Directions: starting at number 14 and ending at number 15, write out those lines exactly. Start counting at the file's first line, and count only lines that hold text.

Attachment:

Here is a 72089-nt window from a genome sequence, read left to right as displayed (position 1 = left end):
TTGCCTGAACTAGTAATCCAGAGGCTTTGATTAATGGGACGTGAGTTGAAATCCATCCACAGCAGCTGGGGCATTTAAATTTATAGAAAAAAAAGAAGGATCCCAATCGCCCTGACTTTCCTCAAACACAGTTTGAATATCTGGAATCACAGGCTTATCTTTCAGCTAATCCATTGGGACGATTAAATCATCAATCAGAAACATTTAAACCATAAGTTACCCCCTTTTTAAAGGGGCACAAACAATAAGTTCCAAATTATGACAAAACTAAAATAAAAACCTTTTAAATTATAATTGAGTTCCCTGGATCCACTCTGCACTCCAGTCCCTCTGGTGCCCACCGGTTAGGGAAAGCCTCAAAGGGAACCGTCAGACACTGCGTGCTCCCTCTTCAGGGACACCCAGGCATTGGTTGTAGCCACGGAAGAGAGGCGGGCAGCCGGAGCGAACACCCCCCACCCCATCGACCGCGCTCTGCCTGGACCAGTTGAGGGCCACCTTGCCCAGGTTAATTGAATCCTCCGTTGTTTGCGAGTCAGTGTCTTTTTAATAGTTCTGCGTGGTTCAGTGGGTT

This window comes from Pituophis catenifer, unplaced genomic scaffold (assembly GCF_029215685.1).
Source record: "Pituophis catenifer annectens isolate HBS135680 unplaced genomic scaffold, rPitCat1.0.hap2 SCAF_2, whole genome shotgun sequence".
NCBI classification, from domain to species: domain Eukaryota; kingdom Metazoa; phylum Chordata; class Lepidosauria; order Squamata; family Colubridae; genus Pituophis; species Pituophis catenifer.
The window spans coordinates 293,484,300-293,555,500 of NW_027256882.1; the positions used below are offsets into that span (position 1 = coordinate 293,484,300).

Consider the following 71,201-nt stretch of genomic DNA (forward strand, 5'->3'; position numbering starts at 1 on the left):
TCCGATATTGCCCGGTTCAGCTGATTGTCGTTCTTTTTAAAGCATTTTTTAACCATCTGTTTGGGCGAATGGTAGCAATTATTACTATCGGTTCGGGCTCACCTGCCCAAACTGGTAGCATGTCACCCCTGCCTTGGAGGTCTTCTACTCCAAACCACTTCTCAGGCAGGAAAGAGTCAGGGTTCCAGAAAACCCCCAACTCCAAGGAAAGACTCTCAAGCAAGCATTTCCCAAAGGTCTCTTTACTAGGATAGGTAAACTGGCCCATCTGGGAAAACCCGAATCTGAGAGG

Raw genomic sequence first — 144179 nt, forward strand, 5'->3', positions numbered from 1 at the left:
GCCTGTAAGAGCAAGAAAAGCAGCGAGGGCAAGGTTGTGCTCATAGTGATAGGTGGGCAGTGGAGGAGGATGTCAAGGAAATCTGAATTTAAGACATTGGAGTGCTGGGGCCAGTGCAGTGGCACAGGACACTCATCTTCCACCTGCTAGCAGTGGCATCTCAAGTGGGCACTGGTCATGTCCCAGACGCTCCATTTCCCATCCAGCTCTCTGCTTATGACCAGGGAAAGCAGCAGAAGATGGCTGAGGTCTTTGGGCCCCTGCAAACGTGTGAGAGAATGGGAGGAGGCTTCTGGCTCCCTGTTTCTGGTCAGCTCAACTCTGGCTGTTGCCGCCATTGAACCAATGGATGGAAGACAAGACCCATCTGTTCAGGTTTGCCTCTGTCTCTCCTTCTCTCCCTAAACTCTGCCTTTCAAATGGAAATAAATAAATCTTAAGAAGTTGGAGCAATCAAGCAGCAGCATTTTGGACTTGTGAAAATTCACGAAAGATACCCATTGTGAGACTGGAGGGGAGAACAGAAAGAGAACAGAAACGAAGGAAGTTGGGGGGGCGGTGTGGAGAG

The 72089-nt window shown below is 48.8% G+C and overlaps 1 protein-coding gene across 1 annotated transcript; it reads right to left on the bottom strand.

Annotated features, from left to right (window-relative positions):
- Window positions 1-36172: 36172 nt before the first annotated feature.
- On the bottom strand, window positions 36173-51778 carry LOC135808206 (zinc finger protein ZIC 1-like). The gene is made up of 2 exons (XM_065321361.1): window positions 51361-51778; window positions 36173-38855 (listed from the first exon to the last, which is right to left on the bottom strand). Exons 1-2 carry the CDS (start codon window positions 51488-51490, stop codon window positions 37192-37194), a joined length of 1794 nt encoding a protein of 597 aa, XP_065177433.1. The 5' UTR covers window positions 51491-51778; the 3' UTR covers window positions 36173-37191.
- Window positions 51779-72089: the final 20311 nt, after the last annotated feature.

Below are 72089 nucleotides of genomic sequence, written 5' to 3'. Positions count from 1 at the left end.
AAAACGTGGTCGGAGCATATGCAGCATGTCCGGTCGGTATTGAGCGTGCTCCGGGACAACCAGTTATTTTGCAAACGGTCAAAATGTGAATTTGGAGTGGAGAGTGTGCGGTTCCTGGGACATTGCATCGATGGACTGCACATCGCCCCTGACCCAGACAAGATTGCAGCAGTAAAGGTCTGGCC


- On the bottom strand, window positions 36173-51778 carry LOC135808206 (zinc finger protein ZIC 1-like). The gene is made up of 2 exons (XM_065321361.1): window positions 51361-51778; window positions 36173-38855 (listed from the first exon to the last, which is right to left on the bottom strand). Exons 1-2 carry the CDS (start codon window positions 51488-51490, stop codon window positions 37192-37194), a joined length of 1794 nt encoding a protein of 597 aa, XP_065177433.1. The 5' UTR covers window positions 51491-51778; the 3' UTR covers window positions 36173-37191.
- Window positions 51779-72089: the final 20311 nt, after the last annotated feature.